The Relationship Between Downtime and Creativity

by Anne-Marie Cziko, Ph.D. Neuroscientist

When do most of you experience your best ideas? Almost without fail people say: in the shower, before falling asleep, driving a well-known route, folding laundry or doing dishes. A busy office is rarely on the list—ironic, right?


All of us understand the value and importance of outward attention. That is what you are engaging in right now as you read these words. There is however, another attentional network that is equally useful. In layman’s terms, it is your internal reflective network. Want to experience it? Just shut your eyes for 20 seconds in a quiet place. 

What happened when you found nothing outwardly available to pay attention to? Did you think about yourself? Did you “daydream?” What about? What happened? This internal reflective network activation is very important for empathy, deep conceptual understanding and of course creative insight.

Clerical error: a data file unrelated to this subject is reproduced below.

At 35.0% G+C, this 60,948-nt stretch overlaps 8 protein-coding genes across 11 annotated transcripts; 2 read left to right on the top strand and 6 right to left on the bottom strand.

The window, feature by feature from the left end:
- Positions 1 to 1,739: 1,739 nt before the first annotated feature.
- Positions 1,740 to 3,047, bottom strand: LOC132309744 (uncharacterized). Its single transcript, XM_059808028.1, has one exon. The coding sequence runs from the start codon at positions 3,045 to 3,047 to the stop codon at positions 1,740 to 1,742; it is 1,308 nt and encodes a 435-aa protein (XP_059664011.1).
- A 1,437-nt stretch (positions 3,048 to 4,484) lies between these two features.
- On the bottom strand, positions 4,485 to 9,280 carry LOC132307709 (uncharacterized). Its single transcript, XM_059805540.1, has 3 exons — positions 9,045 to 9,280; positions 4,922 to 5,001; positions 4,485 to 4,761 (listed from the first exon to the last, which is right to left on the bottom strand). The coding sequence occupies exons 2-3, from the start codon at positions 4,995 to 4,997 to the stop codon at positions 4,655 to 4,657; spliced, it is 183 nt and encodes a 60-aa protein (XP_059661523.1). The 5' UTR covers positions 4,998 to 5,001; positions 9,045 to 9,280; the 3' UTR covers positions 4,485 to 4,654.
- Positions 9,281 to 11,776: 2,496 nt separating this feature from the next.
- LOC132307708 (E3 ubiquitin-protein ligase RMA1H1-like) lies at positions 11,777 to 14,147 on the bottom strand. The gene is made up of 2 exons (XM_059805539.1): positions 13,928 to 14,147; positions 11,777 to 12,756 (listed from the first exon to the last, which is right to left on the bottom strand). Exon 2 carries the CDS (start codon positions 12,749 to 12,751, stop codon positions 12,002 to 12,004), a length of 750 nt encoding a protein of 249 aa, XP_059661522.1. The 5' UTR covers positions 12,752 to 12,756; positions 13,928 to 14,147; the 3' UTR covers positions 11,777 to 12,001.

The constant outward grind of modern life is making us less creative, by providing less deep work, less downtime. This is happening despite creativity and innovation being needed more than ever in our global and dynamic world.

To get the benefits of your internal reflective network you need to schedule some downtime at work and at home. Your brain uses this downtime as fuel to incubate and innovate. Creative work environments incorporate downtime into their workflow. This is how new ideas are born.

Sometimes you need to slow down to move ahead.